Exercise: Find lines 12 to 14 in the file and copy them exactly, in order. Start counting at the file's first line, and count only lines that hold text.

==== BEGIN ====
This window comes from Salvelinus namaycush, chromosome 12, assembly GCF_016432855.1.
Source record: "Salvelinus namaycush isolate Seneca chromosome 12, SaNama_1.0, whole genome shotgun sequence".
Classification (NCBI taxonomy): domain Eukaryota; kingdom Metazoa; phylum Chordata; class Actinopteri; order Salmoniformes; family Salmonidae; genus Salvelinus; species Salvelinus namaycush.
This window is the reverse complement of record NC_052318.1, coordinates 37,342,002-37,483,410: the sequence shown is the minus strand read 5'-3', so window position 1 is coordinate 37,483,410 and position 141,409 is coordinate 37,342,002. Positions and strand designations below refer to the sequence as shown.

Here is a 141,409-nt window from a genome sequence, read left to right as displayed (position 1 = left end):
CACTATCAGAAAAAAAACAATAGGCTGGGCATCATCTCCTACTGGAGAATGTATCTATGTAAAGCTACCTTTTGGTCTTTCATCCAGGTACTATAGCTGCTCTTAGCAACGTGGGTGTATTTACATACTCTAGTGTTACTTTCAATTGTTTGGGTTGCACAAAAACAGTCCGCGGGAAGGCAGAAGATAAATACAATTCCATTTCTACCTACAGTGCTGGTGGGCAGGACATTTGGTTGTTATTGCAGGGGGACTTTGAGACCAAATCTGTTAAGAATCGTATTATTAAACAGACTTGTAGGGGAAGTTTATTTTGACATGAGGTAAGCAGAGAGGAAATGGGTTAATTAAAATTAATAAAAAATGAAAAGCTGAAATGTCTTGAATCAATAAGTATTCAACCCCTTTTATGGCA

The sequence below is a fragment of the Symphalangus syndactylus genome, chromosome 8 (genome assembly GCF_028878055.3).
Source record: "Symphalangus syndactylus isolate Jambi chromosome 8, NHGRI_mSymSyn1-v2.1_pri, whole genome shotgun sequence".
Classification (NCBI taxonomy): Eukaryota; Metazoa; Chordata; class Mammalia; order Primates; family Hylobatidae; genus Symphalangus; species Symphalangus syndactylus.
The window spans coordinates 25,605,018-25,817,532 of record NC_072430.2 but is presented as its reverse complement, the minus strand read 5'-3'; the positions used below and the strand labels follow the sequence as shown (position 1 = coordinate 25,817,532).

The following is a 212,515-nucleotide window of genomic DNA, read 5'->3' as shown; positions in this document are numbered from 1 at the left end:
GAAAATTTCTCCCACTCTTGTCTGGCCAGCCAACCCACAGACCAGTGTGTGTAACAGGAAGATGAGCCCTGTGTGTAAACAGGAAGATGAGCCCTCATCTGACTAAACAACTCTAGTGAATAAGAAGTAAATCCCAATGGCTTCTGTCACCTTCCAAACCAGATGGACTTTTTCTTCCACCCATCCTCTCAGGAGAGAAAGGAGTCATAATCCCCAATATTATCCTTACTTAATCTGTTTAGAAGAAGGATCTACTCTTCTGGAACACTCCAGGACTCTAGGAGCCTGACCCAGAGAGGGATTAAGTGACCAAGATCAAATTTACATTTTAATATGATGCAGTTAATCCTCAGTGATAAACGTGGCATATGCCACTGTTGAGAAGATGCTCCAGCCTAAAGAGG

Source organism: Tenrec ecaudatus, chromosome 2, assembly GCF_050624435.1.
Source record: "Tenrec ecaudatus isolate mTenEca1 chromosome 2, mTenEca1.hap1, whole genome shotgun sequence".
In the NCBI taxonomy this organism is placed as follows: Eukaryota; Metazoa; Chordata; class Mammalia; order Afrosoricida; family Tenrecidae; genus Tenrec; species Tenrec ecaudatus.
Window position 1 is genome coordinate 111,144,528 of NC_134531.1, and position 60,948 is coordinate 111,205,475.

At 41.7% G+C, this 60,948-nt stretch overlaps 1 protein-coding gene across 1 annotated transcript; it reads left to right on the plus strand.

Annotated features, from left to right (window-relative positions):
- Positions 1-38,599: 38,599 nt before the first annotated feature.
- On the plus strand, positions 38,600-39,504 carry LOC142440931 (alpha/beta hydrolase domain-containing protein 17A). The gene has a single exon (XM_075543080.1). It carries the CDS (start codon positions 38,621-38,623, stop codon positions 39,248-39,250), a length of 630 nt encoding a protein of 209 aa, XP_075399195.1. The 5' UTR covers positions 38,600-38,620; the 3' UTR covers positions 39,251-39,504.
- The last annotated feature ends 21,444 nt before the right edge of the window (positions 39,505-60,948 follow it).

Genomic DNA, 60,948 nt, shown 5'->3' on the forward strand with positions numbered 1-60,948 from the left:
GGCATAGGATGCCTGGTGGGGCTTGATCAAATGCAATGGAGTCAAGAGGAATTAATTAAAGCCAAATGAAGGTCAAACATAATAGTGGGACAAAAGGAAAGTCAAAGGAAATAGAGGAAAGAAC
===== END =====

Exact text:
GAAAATTTCTCCCACTCTTGTCTGGCCAGCCAACCCACAGACCAGTGTGTGTAACAGGAAGATGAGCCCTGTGTGTAAACAGGAAGATGAGCCCTCATCTGACTAAACAACTCTAGTGAATAAGAAGTAAATCCCAATGGCTTCTGTCACCTTCCAAACCAGATGGACTTTTTCTTCCACCCATCCTCTCAGGAGAGAAAGGAGTCATAATCCCCAATATTATCCTTACTTAATCTGTTTAGAAGAAGGATCTACTCTTCTGGAACACTCCAGGACTCTAGGAGCCTGACCCAGAGAGGGATTAAGTGACCAAGATCAAATTTACATTTTAATATGATGCAGTTAATCCTCAGTGATAAACGTGGCATATGCCACTGTTGAGAAGATGCTCCAGCCTAAAGAGG

Source organism: Tenrec ecaudatus, chromosome 2, assembly GCF_050624435.1.
Source record: "Tenrec ecaudatus isolate mTenEca1 chromosome 2, mTenEca1.hap1, whole genome shotgun sequence".